]]>
LearnNext
Get a free home demo of LearnNext

Available for CBSE, ICSE and State Board syllabus.
Call our LearnNext Expert on 1800 419 1234 (tollfree)
OR submit details below for a call back

clear

Photorespiration

2,933 Views
Have a doubt? Clear it now.
live_help Have a doubt, Ask our Expert Ask Now
format_list_bulleted Take this Lesson Test Start Test

Photorespiration - Lesson Summary

Photorespiration is a process that lowers the efficiency of photosynthesis in plants. In this process RuBP reacts with oxygen to release carbon dioxide. This happens during the Calvin cycle due to the catalytic activity of RuBP oxygenase.
Interestingly, though RuBisCo, shows greater affinity towards carbon dioxide than oxygen it can bind with both molecules.  However, this binding is determined by the relative concentration of these gases at the enzyme site of the plant cells. Photorespiration occurs in C3 plants because some oxygen is likely to bind with RuBisCo during  photosynthesis but C4 plants with its special leaf anatomy have evolved to overcome this process. In C3 plants photorespiration is pronounced especially during dry conditions and in high temperatures when the concentration of carbon dioxide is lowered in the leaf. This is due to its utilisation in the Calvin cycle after the closure of stomata to check transpiration. During photorespiration, the active site of RuBisCo combines with oxygen and yields one molecule of phosphoglycerate and one molecule of phosphoglycolate while with carbon dioxide, it yields two molecules of phosphoglycerate. In these plants, oxygen binds with RuBisCo during photosynthesis, which results in reduced carbon dioxide fixation. Additionally, this process does not result in the synthesis of sugars nor of ATP or NADPH. However, it utilises energy in the form of ATP. Photorespiration is thus a wasteful process in C3 plants. However, in C4 plants, photorespiration does not occur due to the special leaf anatomy found in these plants. Moreover, RuBisCo, is absent in the mesophyll cells of c4 plants. However, they have an efficient enzyme in the mesophyll cells called PEP carboxylase, which catalyses the carboxylation reaction. In this reaction, pyruvate accepts the carbon dioxide molecule and forms four carbon acid. The four carbon acid is carried to the bundle sheath cells to release carbon dioxide, where it enters the Calvin cycle. The thick walls of the bundle sheath cells being impervious to gaseous exchange also aid in maximising the concentration of carbon dioxide near RuBisCo. Therefore, the oxygenase activity of RuBisCo is minimised or barely present. As the C4 plants succeed in bypassing the photorespiratory pathway, photosynthesis proves to be more productive, which ultimately increases their yield.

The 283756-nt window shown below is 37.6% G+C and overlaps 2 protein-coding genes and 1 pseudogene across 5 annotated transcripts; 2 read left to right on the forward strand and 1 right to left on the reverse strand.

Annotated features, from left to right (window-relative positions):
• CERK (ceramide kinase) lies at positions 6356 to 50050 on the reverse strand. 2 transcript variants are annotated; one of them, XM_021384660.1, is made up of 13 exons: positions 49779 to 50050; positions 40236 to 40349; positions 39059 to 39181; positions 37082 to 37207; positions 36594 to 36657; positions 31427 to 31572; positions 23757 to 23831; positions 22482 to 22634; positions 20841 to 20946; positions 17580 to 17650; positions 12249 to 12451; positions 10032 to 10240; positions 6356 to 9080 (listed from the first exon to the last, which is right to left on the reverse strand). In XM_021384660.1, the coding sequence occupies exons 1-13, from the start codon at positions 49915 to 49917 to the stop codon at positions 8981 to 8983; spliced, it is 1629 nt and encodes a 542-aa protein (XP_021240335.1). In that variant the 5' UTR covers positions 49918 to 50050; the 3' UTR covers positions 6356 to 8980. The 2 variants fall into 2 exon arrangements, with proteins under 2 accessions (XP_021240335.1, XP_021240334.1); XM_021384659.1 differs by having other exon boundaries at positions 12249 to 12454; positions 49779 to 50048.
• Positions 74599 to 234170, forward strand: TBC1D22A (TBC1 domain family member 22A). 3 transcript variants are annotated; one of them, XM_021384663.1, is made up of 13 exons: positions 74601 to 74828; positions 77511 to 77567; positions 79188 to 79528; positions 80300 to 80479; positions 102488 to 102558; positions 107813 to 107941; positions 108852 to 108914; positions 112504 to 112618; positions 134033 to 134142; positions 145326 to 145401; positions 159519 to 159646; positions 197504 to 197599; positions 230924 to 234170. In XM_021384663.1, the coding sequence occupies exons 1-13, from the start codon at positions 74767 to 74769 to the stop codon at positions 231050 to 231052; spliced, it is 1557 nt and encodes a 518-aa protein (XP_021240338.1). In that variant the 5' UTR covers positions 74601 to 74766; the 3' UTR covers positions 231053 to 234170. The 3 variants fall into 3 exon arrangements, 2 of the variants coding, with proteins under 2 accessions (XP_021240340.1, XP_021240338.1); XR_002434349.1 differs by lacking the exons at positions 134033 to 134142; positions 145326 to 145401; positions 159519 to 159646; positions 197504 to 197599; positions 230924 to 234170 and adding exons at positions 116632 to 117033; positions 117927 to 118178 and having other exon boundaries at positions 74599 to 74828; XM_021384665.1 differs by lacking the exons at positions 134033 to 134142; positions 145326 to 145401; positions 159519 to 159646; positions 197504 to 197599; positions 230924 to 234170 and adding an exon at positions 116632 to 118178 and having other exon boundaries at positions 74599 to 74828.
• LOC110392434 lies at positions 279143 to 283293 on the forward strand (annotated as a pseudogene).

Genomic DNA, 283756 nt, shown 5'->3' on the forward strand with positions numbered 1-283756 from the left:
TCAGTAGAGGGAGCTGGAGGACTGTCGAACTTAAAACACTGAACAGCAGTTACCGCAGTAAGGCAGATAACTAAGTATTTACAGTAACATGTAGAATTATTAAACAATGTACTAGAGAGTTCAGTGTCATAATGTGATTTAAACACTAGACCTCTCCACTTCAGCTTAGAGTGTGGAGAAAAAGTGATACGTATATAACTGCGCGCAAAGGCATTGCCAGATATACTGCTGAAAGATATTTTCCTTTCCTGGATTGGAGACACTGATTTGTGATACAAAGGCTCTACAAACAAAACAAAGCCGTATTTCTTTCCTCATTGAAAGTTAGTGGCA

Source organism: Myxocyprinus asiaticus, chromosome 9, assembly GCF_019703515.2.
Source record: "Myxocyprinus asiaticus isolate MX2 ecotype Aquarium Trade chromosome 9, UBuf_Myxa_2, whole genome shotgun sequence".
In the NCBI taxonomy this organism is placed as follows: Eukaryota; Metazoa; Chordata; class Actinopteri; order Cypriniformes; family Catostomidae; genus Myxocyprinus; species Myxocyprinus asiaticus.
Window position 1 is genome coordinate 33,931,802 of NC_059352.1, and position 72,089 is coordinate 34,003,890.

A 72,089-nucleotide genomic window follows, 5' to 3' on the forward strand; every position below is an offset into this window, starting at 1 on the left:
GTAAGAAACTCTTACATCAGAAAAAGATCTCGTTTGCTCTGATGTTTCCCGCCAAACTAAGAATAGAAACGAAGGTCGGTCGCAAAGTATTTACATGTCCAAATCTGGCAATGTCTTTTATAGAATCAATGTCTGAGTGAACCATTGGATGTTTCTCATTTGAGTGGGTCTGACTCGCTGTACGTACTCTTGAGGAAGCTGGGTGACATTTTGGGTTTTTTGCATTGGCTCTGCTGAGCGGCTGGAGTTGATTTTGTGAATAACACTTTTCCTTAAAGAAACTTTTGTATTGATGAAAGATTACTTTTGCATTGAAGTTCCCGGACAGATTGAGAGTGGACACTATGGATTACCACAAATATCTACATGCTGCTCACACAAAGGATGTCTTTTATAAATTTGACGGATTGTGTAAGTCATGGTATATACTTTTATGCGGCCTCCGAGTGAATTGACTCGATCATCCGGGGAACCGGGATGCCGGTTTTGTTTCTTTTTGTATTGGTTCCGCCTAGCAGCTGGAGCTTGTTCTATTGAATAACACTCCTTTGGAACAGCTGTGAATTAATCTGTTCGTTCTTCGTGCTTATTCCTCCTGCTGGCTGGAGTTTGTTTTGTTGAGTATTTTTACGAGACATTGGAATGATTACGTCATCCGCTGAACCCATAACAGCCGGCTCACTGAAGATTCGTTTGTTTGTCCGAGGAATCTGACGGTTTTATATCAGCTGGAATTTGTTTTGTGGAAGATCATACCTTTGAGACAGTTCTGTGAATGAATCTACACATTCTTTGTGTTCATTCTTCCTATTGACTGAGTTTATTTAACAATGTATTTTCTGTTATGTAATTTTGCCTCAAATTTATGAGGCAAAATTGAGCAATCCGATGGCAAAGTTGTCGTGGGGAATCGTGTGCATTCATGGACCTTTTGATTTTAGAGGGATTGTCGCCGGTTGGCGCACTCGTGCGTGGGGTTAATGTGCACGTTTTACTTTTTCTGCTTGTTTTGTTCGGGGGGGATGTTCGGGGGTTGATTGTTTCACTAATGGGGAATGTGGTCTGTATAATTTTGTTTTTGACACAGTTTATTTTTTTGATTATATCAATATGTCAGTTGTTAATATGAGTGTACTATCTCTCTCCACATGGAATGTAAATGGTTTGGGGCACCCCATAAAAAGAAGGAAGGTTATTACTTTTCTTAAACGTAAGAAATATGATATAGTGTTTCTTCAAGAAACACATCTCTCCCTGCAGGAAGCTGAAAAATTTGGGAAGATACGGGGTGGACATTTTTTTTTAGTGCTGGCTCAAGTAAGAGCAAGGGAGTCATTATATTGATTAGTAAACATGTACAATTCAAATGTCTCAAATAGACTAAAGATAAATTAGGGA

Comments(0)

Feel the LearnNext Experience on App

Download app, watch sample animated video lessons and get a free trial.

Desktop Download Now
Tablet
Mobile
Try LearnNext at home

Get a free home demo. Book an appointment now!

GET DEMO AT HOME